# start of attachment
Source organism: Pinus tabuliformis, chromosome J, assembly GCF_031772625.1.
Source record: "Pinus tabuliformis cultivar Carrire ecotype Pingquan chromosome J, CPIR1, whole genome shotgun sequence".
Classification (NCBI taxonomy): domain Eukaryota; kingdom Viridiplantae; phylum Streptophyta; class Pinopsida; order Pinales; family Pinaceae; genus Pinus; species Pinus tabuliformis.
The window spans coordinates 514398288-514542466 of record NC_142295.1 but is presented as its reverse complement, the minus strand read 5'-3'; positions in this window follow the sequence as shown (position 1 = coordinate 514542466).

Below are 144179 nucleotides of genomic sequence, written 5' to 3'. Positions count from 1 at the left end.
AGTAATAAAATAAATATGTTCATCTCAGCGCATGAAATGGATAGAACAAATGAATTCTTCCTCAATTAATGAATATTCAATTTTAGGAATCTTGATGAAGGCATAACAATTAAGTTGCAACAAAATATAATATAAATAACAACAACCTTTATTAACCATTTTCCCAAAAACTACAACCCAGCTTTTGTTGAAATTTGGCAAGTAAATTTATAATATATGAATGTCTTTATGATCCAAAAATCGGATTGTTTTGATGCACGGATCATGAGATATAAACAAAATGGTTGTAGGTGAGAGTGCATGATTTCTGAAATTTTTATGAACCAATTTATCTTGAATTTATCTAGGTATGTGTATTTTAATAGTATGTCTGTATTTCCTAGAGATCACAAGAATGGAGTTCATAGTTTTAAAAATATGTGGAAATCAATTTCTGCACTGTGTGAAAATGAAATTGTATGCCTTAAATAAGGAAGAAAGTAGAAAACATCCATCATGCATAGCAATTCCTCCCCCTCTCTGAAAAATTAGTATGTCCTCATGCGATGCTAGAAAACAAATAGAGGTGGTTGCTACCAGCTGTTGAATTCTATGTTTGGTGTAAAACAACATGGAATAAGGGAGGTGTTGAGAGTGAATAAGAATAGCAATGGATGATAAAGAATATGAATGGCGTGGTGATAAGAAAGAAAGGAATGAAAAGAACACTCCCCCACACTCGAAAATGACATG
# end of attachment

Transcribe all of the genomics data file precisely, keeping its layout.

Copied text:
Source organism: Pinus tabuliformis, chromosome J, assembly GCF_031772625.1.
Source record: "Pinus tabuliformis cultivar Carrire ecotype Pingquan chromosome J, CPIR1, whole genome shotgun sequence".
Classification (NCBI taxonomy): domain Eukaryota; kingdom Viridiplantae; phylum Streptophyta; class Pinopsida; order Pinales; family Pinaceae; genus Pinus; species Pinus tabuliformis.
The window spans coordinates 514398288-514542466 of record NC_142295.1 but is presented as its reverse complement, the minus strand read 5'-3'; positions in this window follow the sequence as shown (position 1 = coordinate 514542466).

Below are 144179 nucleotides of genomic sequence, written 5' to 3'. Positions count from 1 at the left end.
AGTAATAAAATAAATATGTTCATCTCAGCGCATGAAATGGATAGAACAAATGAATTCTTCCTCAATTAATGAATATTCAATTTTAGGAATCTTGATGAAGGCATAACAATTAAGTTGCAACAAAATATAATATAAATAACAACAACCTTTATTAACCATTTTCCCAAAAACTACAACCCAGCTTTTGTTGAAATTTGGCAAGTAAATTTATAATATATGAATGTCTTTATGATCCAAAAATCGGATTGTTTTGATGCACGGATCATGAGATATAAACAAAATGGTTGTAGGTGAGAGTGCATGATTTCTGAAATTTTTATGAACCAATTTATCTTGAATTTATCTAGGTATGTGTATTTTAATAGTATGTCTGTATTTCCTAGAGATCACAAGAATGGAGTTCATAGTTTTAAAAATATGTGGAAATCAATTTCTGCACTGTGTGAAAATGAAATTGTATGCCTTAAATAAGGAAGAAAGTAGAAAACATCCATCATGCATAGCAATTCCTCCCCCTCTCTGAAAAATTAGTATGTCCTCATGCGATGCTAGAAAACAAATAGAGGTGGTTGCTACCAGCTGTTGAATTCTATGTTTGGTGTAAAACAACATGGAATAAGGGAGGTGTTGAGAGTGAATAAGAATAGCAATGGATGATAAAGAATATGAATGGCGTGGTGATAAGAAAGAAAGGAATGAAAAGAACACTCCCCCACACTCGAAAATGACATG